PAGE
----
The breakthrough came with 2009’s magnum opus ‘Axe To Fall’: a record described by KYS’s former editor Kane Hunkin, as “[adding] further diversity to what has become the iconic hardcore sound of the past decade.” At the request of a close friend, I gave ‘Axe To Fall’ a cursory listen upon its release, thinking it would become just another impenetrable wall of noise, when, to my astonishment, I was hooked from the very beginning. Opener ‘Dark Horse’ and its aforementioned intensity; the epic build-up in ‘Worms Will Feed/Rats Will Feast’; the haunting carnivalesque of ‘Cruel Bloom’; the gut-wrenching melancholy of ‘Wretched World’ — it was as if a switch had been miraculously flicked in my brain and everything had suddenly ‘clicked’ into place. Revisiting the band’s back catalogue, along with my newfound understanding and appreciation, Converge’s mystery and allure had finally crystallised into a clear and distinct idea.

I take this detour down memory lane to illustrate the central tenet behind Converge’s enduring legacy: this Massachusetts quartet make music purely for themselves and no one else. Their music isn’t meant to be easily digested, it should be savoured; and like any expression of art that’s inherently worth a damn, it demands a level of work be done by the audience in receipt. This is a band that has operated in (and dominated) the upper echelons of extreme music for close to three decades, with over half of that time featuring their current four-piece line-up—a level of perseverance, longevity and dedication almost unheard of in contemporary metal and hardcore circles. As Bannon himself admits, the band “[doesn’t] really look to any outside influences all that much anymore.” And truthfully, why should they? Even with a myriad of side projects between members and significant gaps between releases, Converge still manage to sound fresh and exciting on ‘The Dusk In Us,’ lightyears ahead of their peers, seemingly unperturbed by fashions, trends, or the demands of an increasingly fickle and facile music industry.* They’re a group of hard-working, deeply focused individuals who deserve every hyperbolic accolade thrown their way.

For example, Pitchfork once described Converge as “this generation’s Black Flag,” and if it’s praise for praise’s sake that you’re after, then look no further than the band’s seminal album, 2001’s ‘Jane Doe’. Initially panned by critics upon release, the record has since reached near-mythic status among fans and elitists alike, being named the 61st greatest metal album of all time by Rolling Stone, and labelled as a “discordant landmark” by metal purists Decibel magazine, who also saw fit to “proudly and correctly” name it the greatest metal album of its decade. I’ll let the implications of that sink in for a moment… (Fun fact: ‘Axe To Fall’ came in at #17, and Converge were the only band to have two entries in the highly-controversial Top 20.) The point of all this being that Converge are in a league of their own musically, and have consciously pushed the envelope for what forms the dark fusion of metal and hardcore punk can take. ‘The Dusk In Us’ isn’t confined by the limitations of the genre, but instead, uses those limitations as a crucible to deform and re-contextualize their sound into an ever-changing chimaera of stark and savage beauty.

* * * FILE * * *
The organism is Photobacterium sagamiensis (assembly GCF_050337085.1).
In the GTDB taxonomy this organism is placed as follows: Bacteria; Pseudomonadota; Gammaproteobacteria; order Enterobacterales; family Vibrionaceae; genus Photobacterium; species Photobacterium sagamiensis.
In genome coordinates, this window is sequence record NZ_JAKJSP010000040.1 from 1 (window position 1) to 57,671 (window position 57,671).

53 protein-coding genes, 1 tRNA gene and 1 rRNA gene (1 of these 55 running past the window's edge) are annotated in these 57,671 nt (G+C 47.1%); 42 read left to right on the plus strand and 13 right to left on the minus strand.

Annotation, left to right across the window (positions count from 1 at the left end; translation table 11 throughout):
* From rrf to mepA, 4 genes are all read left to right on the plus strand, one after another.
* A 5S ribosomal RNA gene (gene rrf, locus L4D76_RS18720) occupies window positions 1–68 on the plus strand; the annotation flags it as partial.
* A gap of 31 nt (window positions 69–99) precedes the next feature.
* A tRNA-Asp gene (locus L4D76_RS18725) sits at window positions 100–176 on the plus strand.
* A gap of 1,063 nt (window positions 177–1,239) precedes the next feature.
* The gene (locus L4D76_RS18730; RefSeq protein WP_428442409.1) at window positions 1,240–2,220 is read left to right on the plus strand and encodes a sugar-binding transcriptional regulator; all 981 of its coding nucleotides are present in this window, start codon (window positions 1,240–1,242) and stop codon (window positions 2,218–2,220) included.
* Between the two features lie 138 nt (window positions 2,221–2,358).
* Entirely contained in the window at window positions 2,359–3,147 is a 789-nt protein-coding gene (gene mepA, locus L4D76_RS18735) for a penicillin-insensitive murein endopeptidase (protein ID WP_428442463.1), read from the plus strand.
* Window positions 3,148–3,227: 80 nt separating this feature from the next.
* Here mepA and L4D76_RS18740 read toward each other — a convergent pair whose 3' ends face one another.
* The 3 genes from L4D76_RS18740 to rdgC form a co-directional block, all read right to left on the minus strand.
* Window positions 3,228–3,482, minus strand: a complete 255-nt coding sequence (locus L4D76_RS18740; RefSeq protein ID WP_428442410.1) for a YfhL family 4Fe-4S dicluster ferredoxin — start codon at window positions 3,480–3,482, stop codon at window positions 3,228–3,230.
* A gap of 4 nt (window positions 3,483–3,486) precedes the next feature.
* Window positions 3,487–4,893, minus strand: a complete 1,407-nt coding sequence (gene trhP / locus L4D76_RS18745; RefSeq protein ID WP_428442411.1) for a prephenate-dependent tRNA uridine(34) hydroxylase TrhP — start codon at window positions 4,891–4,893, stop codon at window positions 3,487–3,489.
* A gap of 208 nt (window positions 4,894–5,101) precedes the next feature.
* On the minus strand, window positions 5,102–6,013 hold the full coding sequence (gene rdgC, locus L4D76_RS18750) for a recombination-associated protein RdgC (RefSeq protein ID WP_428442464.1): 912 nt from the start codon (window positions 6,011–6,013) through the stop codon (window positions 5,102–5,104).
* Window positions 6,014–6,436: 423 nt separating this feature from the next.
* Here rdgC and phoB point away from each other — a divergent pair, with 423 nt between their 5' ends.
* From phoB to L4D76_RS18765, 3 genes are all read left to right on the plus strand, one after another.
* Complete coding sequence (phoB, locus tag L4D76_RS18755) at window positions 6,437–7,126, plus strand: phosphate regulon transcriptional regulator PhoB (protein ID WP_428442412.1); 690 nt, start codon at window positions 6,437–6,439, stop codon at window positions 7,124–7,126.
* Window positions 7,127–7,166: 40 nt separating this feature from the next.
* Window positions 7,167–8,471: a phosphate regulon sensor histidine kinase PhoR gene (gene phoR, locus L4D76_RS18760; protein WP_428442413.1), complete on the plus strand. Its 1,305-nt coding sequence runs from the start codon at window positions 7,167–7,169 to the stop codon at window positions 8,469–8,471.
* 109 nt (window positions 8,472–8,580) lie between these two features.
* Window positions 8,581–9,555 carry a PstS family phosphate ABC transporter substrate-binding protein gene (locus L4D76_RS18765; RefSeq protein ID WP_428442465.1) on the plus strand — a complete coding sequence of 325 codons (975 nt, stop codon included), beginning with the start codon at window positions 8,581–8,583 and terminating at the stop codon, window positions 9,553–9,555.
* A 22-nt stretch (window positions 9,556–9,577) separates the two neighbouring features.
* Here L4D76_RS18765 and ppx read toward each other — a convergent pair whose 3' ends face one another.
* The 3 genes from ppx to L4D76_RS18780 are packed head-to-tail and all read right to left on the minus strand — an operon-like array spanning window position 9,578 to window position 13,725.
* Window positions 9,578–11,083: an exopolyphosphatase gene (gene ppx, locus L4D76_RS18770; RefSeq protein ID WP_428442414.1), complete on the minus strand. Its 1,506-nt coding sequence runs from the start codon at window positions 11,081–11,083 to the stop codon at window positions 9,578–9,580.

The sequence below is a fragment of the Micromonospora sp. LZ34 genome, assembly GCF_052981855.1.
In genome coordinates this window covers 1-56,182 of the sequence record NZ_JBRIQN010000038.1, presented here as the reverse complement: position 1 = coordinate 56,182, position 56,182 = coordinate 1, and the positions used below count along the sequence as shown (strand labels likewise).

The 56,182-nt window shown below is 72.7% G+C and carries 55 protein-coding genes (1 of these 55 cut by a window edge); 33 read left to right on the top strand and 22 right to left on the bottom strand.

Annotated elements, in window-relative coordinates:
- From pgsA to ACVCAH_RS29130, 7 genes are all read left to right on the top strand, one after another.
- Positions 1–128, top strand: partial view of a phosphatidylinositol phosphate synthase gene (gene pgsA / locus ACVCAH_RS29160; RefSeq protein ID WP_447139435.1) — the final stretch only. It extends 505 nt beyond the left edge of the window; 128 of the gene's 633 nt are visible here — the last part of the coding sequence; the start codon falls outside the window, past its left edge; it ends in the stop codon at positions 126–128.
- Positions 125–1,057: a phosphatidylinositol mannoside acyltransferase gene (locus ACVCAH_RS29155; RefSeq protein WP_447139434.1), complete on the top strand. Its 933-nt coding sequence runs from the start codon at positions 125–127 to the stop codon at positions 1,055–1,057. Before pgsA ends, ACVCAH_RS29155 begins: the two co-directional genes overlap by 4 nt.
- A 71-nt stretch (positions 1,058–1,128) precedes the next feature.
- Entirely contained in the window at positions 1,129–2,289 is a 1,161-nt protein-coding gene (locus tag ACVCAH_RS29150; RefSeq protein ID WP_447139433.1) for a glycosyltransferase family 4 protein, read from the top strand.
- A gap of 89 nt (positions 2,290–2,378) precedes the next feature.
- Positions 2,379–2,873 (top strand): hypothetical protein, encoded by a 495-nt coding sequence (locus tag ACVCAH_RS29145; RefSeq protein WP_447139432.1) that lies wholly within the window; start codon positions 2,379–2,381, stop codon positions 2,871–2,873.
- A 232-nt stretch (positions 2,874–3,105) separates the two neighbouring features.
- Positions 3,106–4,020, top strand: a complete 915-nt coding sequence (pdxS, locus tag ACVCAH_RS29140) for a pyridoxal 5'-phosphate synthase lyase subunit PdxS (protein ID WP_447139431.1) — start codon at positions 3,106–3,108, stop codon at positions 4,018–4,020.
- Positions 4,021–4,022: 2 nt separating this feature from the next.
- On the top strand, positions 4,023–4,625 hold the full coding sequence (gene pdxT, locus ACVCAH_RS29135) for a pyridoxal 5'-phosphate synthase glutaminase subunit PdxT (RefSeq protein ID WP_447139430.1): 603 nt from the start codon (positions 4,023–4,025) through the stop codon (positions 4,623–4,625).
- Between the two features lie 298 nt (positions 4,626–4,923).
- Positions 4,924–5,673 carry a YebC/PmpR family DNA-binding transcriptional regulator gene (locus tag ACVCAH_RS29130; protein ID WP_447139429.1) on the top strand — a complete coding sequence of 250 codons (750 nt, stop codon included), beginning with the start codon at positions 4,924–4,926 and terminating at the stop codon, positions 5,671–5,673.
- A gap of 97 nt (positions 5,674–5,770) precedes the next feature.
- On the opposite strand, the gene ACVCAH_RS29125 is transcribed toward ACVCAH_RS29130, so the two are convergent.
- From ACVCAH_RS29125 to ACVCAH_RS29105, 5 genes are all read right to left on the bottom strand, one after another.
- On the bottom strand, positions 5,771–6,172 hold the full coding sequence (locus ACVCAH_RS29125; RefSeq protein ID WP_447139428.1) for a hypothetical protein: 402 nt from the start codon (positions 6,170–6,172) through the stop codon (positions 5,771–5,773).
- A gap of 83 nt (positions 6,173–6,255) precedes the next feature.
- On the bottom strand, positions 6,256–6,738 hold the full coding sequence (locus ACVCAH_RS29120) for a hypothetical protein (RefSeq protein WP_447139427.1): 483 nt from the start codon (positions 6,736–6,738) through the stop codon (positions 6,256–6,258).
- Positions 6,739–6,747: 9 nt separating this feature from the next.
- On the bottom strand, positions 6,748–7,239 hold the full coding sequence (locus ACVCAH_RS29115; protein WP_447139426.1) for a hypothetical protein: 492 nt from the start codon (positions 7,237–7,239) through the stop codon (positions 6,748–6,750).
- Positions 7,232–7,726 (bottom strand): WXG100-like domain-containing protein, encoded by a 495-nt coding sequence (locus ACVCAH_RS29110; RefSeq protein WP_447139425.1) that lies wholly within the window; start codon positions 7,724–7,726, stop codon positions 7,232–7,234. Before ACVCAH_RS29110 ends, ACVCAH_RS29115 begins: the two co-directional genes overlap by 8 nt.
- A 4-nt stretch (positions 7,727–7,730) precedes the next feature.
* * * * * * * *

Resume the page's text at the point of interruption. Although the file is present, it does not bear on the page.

There’s a phrase which circulates through the stylised title card of the highly influential, 1998 anime series Cowboy Bebop, which states: “…the work, which becomes a new genre itself, will be called COWBOY BEBOP, will play without fear of risky things.” And while this is certainly true of director Shinichirō Watanabe’s much-loved neo-noir space western, the same could be argued for each new Converge record: the band has cultivated an artistic legacy that necessitates them having a genre unto themselves, and ‘The Dusk In Us’ is simply a new extension and foray into said genre.

It’s impossible to judge/appreciate/comprehend a Converge album from outside the context of other Converge albums. While particular tracks may push or pull in disparate sonic directions, the core of the band’s artistic drive remains steadfast; as visceral, emotional and cutting-edge as they’ve been for the last 27 years. And in terms of ‘risky things’, Bannon perhaps sums it up better than I ever could on ‘Under Duress’: “The delusions of control/Are rotting the root of the tree/It’s the fear that keeps you there/And it’s mine that sets me free.

[*Side Note: Between songs during the band’s set at This Is Hardcore 2014, Bannon waxed self-reflective about their position in the current musical landscape, saying: “We know we’re an acquired taste. We’re too fucking weird for hardcore kids. We’re too punk for metal kids. And we’re just too fucking ugly for everybody else.” Ironically, it’s this somewhat isolated position that’s allowed the band to transcend easy scene definitions and become something truly iconoclastic.]


  1. A Single Tear
  2. Eye Of The Quarrel
  3. Under Duress
  4. Arkhipov Calm
  5. I Can Tell You About Pain
  6. The Dusk in Us
  7. Wildlife
  8. Murk & Marrow
  9. Trigger
  10. Broken By Light
  11. Cannibals
  12. Thousands Of Miles Between Us
  13. Reptilian

‘The Dusk In Us’ is due for release via Epitaph/Deathwish Inc. on November 3rd. Digital and physical copies are available here.

2 Responses to “Converge – The Dusk In Us”

  1. chump

    Album of the year for me. Pitchfork are indeed correct Converge are most certainly this generations Black Flag. Nice review mate.

    • Owen Morawitz

      Cheers! It’s definitely jumped right in to the AOTY pile for me too, but that was always going to happen. I mean… it’s Converge, right? Even with a five year wait, this record still floored me. A Single Tear gets more intense every single time I listen to it. And as for Pitchfork, while they may frequently have their head up their own arse, they completely nailed it with the Black Flag comparison.